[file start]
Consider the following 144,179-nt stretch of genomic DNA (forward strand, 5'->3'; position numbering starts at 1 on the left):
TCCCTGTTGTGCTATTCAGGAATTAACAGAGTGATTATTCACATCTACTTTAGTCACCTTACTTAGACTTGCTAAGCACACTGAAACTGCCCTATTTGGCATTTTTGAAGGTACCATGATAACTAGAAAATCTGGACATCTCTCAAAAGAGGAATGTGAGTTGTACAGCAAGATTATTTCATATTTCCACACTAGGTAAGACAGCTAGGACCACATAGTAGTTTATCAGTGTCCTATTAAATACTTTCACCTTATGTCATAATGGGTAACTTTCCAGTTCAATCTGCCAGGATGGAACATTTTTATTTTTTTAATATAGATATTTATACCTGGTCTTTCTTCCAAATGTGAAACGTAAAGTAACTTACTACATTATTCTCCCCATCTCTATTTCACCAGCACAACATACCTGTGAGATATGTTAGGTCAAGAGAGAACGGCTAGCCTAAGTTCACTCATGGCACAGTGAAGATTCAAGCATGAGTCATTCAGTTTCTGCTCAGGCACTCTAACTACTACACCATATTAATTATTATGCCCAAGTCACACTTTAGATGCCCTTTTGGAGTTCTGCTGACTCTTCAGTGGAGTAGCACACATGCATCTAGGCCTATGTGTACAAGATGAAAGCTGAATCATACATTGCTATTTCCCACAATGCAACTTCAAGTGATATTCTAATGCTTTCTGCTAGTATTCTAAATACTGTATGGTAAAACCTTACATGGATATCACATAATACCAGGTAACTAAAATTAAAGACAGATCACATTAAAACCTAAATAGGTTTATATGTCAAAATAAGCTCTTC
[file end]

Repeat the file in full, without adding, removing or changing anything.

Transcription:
Consider the following 144,179-nt stretch of genomic DNA (forward strand, 5'->3'; position numbering starts at 1 on the left):
TCCCTGTTGTGCTATTCAGGAATTAACAGAGTGATTATTCACATCTACTTTAGTCACCTTACTTAGACTTGCTAAGCACACTGAAACTGCCCTATTTGGCATTTTTGAAGGTACCATGATAACTAGAAAATCTGGACATCTCTCAAAAGAGGAATGTGAGTTGTACAGCAAGATTATTTCATATTTCCACACTAGGTAAGACAGCTAGGACCACATAGTAGTTTATCAGTGTCCTATTAAATACTTTCACCTTATGTCATAATGGGTAACTTTCCAGTTCAATCTGCCAGGATGGAACATTTTTATTTTTTTAATATAGATATTTATACCTGGTCTTTCTTCCAAATGTGAAACGTAAAGTAACTTACTACATTATTCTCCCCATCTCTATTTCACCAGCACAACATACCTGTGAGATATGTTAGGTCAAGAGAGAACGGCTAGCCTAAGTTCACTCATGGCACAGTGAAGATTCAAGCATGAGTCATTCAGTTTCTGCTCAGGCACTCTAACTACTACACCATATTAATTATTATGCCCAAGTCACACTTTAGATGCCCTTTTGGAGTTCTGCTGACTCTTCAGTGGAGTAGCACACATGCATCTAGGCCTATGTGTACAAGATGAAAGCTGAATCATACATTGCTATTTCCCACAATGCAACTTCAAGTGATATTCTAATGCTTTCTGCTAGTATTCTAAATACTGTATGGTAAAACCTTACATGGATATCACATAATACCAGGTAACTAAAATTAAAGACAGATCACATTAAAACCTAAATAGGTTTATATGTCAAAATAAGCTCTTC